Gimbal distance and Speed Range Estimates using Lines of Bearing and/or DCS

Amber Robot

Active Member
8190E22A-9C5A-4C31-A9F3-1701C2DA6F2D.jpegVenus can be seen in the daytime for sure if you know exactly where to look. You don’t need a telescope.

I took this photo of Venus at 11:43am on January 1, 2019 with a Canon D77and my zoom lens at 300mm (iso 100, f7.1, 1/500sec)

the brightness of Venus is higher than the crescent moon. I saw the two earlier morning when the sky was dark and that helped me find it later in the day and take this shot.
 

jplaza

Member
8190E22A-9C5A-4C31-A9F3-1701C2DA6F2D.jpegVenus can be seen in the daytime for sure if you know exactly where to look. You don’t need a telescope.

I took this photo of Venus at 11:43am on January 1, 2019 with a Canon D77and my zoom lens at 300mm (iso 100, f7.1, 1/500sec)

the brightness of Venus is higher than the crescent moon. I saw the two earlier morning when the sky was dark and that helped me find it later in the day and take this shot.

When you took that (really nice) photo, Venus was at the edge of its orbit, when it is the brightest, due to its phase and distance to the Earth (0.64 AU, being 1 AU the distance Earth - Sun)
stellarium-004.png


For the gimbal video, AFAIK, it was some day in January 2015. By that time, Venus was at the far side of the orbit, "behind" the sun. Even if its phase was full, it was a 1.5 AU of distance. Also, as the gimbal object is near the horizon, it means it had to be either before 9 am in the morning (with the sun already up in the sky, making it more difficult to see venus), or near 7 pm, when the sun already set, it's darker and it may be easier to spot venus in IR (exact hours depends on the time zone and place, but anyway, it's just a quick look.)
stellarium-002.png
stellarium-003.png

Anyway, the apparent size of Venus is so small that even if it could be seen in MWIR (which I doubt), in a 640 pixel FPA with 0.7º FoV it would be as big as ...2 pixels. (NAR 2X FoV is a digital zoom, it doesn chage the number of pixels actually illuminated by the object).
 

Cassi O

Active Member
Anyway, the apparent size of Venus is so small that even if it could be seen in MWIR (which I doubt), in a 640 pixel FPA with 0.7º FoV it would be as big as ...2 pixels. (NAR 2X FoV is a digital zoom, it doesn chage the number of pixels actually illuminated by the object).

Venus is in a similar position in its orbit now as it was in Jan '15.

This is a cropped photo I took with a full spectrum camera and R720 IR filter a couple evenings ago.

1627612079889.png
 
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jplaza

Member
Venus is in a similar position in its orbit now as it was in Jan '15.

This is a cropped photo I took with a full spectrum camera and R720 IR filter a couple evenings ago.
Nice pic. But that's in the near IR, limited to what a Silicon device (CCD) is sensible to (max. 1.1 um wavelength). Also, that's the reflection of the sun in Venus, which is still a lot of energy. Compared to the Mid-IR, its about 100 times more energy than you have in MWIR (3.7-5.0 um wavelength), where an InSb FPA is sensible.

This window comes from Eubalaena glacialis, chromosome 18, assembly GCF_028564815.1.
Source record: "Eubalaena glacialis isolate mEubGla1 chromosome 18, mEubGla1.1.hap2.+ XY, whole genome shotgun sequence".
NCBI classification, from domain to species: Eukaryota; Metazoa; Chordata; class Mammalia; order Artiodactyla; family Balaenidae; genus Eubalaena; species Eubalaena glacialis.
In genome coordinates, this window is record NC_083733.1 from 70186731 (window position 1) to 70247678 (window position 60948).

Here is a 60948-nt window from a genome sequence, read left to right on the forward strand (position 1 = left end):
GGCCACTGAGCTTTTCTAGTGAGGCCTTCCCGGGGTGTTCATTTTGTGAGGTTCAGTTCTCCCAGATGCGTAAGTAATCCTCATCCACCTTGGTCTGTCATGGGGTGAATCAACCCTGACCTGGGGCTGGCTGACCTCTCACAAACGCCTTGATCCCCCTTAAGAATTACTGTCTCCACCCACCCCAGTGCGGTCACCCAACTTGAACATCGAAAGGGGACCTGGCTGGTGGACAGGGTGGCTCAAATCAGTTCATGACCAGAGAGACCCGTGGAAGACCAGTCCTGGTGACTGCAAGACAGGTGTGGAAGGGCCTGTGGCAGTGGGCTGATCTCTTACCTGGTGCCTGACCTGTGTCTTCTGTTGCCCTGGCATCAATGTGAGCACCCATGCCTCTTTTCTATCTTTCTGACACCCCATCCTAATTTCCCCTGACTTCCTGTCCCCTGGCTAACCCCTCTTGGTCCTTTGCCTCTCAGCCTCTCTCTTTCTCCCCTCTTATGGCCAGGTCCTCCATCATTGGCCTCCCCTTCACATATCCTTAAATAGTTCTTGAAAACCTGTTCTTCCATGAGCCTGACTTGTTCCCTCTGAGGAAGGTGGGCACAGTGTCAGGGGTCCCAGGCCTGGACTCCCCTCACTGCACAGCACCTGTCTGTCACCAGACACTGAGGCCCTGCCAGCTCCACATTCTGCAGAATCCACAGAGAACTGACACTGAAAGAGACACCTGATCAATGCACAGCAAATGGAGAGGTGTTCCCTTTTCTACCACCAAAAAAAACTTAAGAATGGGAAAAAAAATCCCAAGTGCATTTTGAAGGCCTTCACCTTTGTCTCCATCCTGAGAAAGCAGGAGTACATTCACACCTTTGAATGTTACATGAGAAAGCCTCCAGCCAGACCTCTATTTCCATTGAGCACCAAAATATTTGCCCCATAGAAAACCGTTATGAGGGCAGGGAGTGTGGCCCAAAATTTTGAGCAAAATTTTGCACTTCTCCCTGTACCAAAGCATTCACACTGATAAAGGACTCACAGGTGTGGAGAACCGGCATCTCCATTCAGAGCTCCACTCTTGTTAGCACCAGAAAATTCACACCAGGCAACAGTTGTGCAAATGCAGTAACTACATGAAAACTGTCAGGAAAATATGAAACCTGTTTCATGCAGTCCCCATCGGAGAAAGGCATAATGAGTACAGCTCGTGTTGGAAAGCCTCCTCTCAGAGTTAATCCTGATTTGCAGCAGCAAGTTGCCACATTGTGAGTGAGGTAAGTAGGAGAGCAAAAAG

Spectrum.png

(blue: Visible+near IR. Red: MWIR)
 

Cassi O

Active Member
Nice pic. But that's in the near IR, limited to what a Silicon device (CCD) is sensible to (max. 1.1 um wavelength). Also, that's the reflection of the sun in Venus, which is still a lot of energy. Compared to the Mid-IR, its about 100 times more energy than you have in MWIR (3.7-5.0 um wavelength), where an InSb FPA is sensible.

The IR filter knocks down the brightness and improves contrast, which according to the article I linked in a previous post, helps to see Venus during the day.

The other trick is focus. One time I saw Venus before sunset naked eye, and what really helped was it was near a crescent moon, like in Amber Robot's photo above. I could only see Venus after my eyes adjusted to seeing the distant moon. Same goes for the camera. without something to focus on, Venus disappears against the bright sky. My photo above was taken after sunset when Venus was clearly visible.

No idea what can be seen with an InSb FPA chip. The FLIR pod has a much larger aperture (12" ?) than my camera lens, so collects far more light.
 
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Cassi O

Active Member
Searched the internet for mid/far infrared planet images and found but one:

1627734682501.png

Infrared image of Jupiter from SOFIA’s First Light flight composed of individual images at wavelengths of 5.4 (blue), 24 (green) and 37 microns (red) made by Cornell University’s FORCAST camera. Ground-based infrared observations are impossible at 5.4 and 37 microns and normally very difficult at 24 microns even from high mountain-top observatories such as Mauna Kea due to absorption by water and other molecules in Earth’s atmosphere.

Source: https://www.nasa.gov/content/sofia-studies-planets

I think this puts to bed any chance a FLIR camera can capture celestial objects or man made satellites outside earths atmosphere, especially an object on the horizon like in the GIMBAL video.
 
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jplaza

Member
The 3-5 micron range is a transmission window in atmosphere for IR, with very low absorbance. That's one of the reasons(*) why it is used by ATFLIR.
But being able to image a planet I guess has more to do with very low radiation from the source, using large apertures and long exposures, and struggling with scattered light from other sources. Maybe with a dedicated equipment you can get it, but it's not ATFLIR purpouse and I would't expect it to do it.


(*)Another one is that the range includes the emission band of CO2, one of the by-products of combustion of a jet motor.
 
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